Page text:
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Viktor Hontariv seeks inspiration in his childhood, nature, history and art of the past and present
Volodymyr ONYSHCHENKO gives a general overview of the art of Viktor Hontariv, 65, an artist who seeks inspiration in his childhood, nature, history and art of the past and present.
Viktor Hontariv was born in the village of Sotnytsky Kozachok which is situated in the land known for its ancient Cossack traditions. In October 1942, his mother gave birth to him in a windmill, what sounds like a somewhat exotic or at least unusual place for a child to be delivered. Years later, Viktor Hontariv painted a picture, I Was Born in a Windmill. In this picture you can see the artist as a small boy and his mother who are standing near that windmill; in the background one can see Hontariv’s native village, a truly paradisiacal place. Such a place can really be a source of artistic inspiration for years.
Now Viktor Hontariv lives and works in Kharkiv, one of the major industrial and cultural centres of Ukraine. He was educated at the Mukhina Art School in St Petersburg. It was in St Petersburg that he began to feel his “Ukrainianness” more acutely than ever. Among the School’s students there were many Ukrainians who enjoyed talking Ukrainian among themselves. Volodymyr Tsybulko, a Ukrainian poet, described this phenomenon of becoming more aware of one’s national and ethnic background when one is away from one’s native land, in this way, “It is well known that living abroad stimulates your artistic imagination and productivity, and adds an element of healthy cynicism to your Weltanschauung.”
After graduation in 1972, he returned to Ukraine where he started his search for his own style. He studied particularly deeply the legacy of early medieval monumental art of Kyiv, and of Italian Renaissance; he turned to the roots of Ukrainian national art and to modern art; he tried various techniques. Being an opened-minded person, he was aware of modern trends and tendencies. All of this made his art dynamic but he never slavishly followed any particular trend or style, and his art always remained original.
One of the strong influences in Hontariv’s art can be traced to naive and folk art with all those mermaids and swans, sailors on a date with village girls, love trysts by the wellhead to be seen in the crudely painted pictures or in the home-made tapestry. In a number of his works (U misyachnomy syaivi – In the Moonlight; Rusalka – Mermaid; Marusya z husakom – Marusya and a Goose), we can see mermaids bathing in the moonlight; one of the mermaids has a lily growing from her loins.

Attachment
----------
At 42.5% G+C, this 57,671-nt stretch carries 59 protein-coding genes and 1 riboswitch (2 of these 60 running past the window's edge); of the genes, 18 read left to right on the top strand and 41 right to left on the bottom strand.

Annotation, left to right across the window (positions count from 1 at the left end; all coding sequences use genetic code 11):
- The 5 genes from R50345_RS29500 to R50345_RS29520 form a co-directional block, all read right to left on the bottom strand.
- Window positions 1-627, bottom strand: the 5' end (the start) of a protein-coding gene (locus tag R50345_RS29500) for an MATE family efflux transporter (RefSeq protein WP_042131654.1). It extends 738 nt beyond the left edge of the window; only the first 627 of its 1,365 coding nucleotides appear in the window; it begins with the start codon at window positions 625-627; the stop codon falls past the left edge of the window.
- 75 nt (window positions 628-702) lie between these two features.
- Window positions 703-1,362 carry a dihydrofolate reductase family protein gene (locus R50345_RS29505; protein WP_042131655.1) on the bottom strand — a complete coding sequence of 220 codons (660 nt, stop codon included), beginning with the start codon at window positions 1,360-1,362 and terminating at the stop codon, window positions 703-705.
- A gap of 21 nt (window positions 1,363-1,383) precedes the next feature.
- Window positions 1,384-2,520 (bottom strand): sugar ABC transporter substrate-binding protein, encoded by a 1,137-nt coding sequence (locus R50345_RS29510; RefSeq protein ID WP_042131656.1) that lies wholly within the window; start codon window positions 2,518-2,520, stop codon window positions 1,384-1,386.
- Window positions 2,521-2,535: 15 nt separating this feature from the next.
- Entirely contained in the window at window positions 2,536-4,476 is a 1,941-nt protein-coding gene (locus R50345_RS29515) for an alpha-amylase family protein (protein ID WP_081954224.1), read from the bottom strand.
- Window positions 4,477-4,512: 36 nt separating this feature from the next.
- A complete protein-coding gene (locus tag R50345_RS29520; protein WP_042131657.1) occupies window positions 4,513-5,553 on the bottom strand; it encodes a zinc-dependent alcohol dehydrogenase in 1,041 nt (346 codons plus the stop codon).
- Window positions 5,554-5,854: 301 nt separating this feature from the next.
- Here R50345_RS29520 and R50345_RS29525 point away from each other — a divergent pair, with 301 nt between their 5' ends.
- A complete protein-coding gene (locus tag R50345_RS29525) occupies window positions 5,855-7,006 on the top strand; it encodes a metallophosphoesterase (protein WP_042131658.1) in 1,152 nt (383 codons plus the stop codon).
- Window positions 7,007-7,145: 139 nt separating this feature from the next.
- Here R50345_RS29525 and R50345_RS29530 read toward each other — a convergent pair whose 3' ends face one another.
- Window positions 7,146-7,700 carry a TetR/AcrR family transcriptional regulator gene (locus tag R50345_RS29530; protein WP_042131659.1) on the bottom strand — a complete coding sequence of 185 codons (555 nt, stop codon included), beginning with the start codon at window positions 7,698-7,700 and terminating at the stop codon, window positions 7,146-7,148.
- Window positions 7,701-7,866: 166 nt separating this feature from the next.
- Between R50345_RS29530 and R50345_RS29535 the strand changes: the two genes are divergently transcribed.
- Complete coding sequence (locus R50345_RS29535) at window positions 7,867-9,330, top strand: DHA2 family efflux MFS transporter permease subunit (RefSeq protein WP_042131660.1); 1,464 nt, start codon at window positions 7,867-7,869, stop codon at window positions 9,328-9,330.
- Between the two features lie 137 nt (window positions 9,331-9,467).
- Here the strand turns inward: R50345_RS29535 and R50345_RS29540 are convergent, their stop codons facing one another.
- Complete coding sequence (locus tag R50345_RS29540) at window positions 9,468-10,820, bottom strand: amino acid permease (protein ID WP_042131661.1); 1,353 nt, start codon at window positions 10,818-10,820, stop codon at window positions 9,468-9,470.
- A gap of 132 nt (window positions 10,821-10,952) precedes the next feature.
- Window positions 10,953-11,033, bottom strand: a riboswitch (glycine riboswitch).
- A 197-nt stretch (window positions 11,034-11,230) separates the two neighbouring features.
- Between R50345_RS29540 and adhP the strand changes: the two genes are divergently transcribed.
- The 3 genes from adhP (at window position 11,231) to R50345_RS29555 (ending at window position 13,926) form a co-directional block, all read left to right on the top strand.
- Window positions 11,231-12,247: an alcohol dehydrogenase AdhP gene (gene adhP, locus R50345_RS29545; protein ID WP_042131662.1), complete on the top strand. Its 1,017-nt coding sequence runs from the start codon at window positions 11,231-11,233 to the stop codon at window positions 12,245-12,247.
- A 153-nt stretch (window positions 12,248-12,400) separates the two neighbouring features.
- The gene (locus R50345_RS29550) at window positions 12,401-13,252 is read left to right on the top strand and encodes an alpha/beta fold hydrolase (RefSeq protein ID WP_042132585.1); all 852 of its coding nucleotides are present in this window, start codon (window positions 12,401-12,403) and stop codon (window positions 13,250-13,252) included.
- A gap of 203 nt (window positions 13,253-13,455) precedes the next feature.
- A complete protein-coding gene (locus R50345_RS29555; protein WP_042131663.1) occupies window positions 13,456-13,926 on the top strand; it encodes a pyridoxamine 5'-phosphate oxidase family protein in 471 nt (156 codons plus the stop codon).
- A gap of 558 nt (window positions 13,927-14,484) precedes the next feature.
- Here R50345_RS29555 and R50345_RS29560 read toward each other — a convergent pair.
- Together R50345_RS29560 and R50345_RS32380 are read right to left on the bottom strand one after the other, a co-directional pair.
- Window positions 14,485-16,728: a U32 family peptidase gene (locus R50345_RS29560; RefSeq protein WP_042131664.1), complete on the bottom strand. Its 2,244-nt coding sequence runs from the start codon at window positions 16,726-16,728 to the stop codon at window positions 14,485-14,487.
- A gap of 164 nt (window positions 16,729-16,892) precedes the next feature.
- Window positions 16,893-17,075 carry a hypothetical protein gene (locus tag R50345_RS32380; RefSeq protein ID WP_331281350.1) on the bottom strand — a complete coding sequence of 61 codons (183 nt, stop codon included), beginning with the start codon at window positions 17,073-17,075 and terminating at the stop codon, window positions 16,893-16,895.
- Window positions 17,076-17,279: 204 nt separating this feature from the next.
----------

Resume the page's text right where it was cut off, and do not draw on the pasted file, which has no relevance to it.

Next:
A number of paintings reflect the artist’s reminiscences of his childhood, idyllic, but with a touch of anxiety. In his historic paintings (Oy, hore tiy chaitsi — That Boat Is in Trouble, 2000; Tarasova nich — Taras’s Night, 1999; Kozatska pisnya — A Cossack Song, 2001) are full of expressive force; they are dramatic to the point of being tragic.
The artist likes to paint nature in late fall and in winter when it is at rest, but this nature is transformed by the artist’s imagination. In his paintings, he seeks to represent moods and states of nature rather than actual landscapes (Dramatychny peysazh — Dramatic Landscape, 1990; Elehiya — Elegy, 1997; Chorna lileya — Black Lily, 1995; Zvychayny peyzazh — Ordinary Landscape, 1997; Pershyi podykh vesny — First Breath of Spring, 2002). Human figures, mostly peasant women that often appear in these landscapes add a touch of warm humanity and humility (Bila Tserkva — White Church, 2000; Tysha — Silence, 2000; Vesnyana radist — Joy of Spring, 1997; Osinni luky — Autumnal Fields, 2002; Vesnyany vody — Spring Flooding, 2003).
One of the characteristic features of Hontariv’s art is its high spiritual intensity. Ukrainian culture for him is more than a source of inspiration — his paintings are his reflections in images about Ukrainian culture, its roots and present state.
Viktor Hontariv is a recipient of many honorary titles and prizes. He runs the Historic Painting Studio at the Department of Monumental Painting of the State Academy of Design and Arts in Kharkiv. His latest one-man exhibition was held at the National Art Museum in Kyiv in the fall of 2006.
Academician of the Arts Academy Oleksandr Fedoruk wrote in his preface to the album of reproductions of Hontariv’s works Zoryany viz Viktora Hontariva: “He [Hontariv] is often called a creator of myths, his art is described by some as metaphoric, filled with several meanings, producing associations, grotesque, ironic, half-poetic and half-lyrical; others find that his art gets to the very bottom of the essence of things. He seems to bare his soul; his art is like an exotic fruit offered us to taste.”
Oh, Those Sea Gulls!
Matusya and the Goose.
Dedicated to Mother.
The Year 1933 — Famine.
Wagon in the Stars.